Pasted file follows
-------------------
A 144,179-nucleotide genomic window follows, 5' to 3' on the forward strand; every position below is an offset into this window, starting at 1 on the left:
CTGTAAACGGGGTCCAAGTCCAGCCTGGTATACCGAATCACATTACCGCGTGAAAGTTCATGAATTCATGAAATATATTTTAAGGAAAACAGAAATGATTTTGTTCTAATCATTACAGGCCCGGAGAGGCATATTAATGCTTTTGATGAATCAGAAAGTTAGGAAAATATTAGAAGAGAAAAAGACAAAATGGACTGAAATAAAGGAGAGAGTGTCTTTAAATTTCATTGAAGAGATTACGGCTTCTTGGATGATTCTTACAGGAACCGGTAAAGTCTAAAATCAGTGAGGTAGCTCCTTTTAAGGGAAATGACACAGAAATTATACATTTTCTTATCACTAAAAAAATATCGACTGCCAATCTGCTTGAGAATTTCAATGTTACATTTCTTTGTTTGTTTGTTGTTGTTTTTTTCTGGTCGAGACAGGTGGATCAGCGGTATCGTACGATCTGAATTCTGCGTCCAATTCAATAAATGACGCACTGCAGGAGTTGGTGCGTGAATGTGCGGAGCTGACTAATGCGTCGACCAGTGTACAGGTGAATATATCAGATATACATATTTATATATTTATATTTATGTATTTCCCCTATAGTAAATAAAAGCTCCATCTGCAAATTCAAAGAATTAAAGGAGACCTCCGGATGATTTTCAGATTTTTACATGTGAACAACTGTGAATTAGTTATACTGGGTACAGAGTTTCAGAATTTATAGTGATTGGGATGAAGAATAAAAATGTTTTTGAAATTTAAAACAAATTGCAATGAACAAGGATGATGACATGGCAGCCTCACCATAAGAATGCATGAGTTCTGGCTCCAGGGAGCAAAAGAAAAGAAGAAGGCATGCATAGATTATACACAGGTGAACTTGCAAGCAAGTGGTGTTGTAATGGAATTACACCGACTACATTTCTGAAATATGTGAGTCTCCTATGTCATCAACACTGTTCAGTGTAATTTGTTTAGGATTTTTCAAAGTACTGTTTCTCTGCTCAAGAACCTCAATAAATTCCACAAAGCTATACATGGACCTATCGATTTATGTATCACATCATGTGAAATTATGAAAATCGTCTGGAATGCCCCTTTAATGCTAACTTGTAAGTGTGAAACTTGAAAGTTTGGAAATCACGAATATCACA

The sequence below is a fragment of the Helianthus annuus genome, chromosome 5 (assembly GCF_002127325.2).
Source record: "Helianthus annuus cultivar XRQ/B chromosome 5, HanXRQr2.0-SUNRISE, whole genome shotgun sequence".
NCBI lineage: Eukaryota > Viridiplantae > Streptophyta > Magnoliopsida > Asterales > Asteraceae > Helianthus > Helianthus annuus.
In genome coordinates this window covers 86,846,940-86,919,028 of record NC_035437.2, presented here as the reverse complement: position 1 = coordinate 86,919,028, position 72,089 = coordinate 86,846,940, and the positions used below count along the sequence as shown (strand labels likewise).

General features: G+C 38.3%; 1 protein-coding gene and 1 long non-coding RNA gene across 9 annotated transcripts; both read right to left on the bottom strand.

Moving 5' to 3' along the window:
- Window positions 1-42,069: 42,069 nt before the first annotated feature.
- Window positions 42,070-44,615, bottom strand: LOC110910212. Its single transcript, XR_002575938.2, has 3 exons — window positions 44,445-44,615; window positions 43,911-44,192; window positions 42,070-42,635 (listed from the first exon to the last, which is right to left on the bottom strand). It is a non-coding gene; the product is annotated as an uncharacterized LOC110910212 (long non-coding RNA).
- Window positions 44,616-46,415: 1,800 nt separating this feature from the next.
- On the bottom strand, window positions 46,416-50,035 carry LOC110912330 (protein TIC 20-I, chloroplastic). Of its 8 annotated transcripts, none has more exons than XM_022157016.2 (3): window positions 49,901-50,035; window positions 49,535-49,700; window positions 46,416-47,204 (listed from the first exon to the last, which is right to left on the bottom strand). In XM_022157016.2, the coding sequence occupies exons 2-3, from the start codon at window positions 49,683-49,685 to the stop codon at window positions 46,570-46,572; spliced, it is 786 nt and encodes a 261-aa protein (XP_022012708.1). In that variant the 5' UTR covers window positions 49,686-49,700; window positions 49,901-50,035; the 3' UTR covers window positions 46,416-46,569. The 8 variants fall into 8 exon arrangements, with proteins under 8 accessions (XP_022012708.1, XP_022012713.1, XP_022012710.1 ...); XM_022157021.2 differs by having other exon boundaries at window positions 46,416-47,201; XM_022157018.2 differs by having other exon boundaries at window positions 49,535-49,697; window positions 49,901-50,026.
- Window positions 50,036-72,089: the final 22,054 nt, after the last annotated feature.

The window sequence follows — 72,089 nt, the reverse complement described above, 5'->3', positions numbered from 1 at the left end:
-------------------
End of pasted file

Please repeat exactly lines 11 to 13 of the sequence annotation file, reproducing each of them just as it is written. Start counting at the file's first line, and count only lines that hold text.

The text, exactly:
- Window positions 44,616-46,415: 1,800 nt separating this feature from the next.
- On the bottom strand, window positions 46,416-50,035 carry LOC110912330 (protein TIC 20-I, chloroplastic). Of its 8 annotated transcripts, none has more exons than XM_022157016.2 (3): window positions 49,901-50,035; window positions 49,535-49,700; window positions 46,416-47,204 (listed from the first exon to the last, which is right to left on the bottom strand). In XM_022157016.2, the coding sequence occupies exons 2-3, from the start codon at window positions 49,683-49,685 to the stop codon at window positions 46,570-46,572; spliced, it is 786 nt and encodes a 261-aa protein (XP_022012708.1). In that variant the 5' UTR covers window positions 49,686-49,700; window positions 49,901-50,035; the 3' UTR covers window positions 46,416-46,569. The 8 variants fall into 8 exon arrangements, with proteins under 8 accessions (XP_022012708.1, XP_022012713.1, XP_022012710.1 ...); XM_022157021.2 differs by having other exon boundaries at window positions 46,416-47,201; XM_022157018.2 differs by having other exon boundaries at window positions 49,535-49,697; window positions 49,901-50,026.
- Window positions 50,036-72,089: the final 22,054 nt, after the last annotated feature.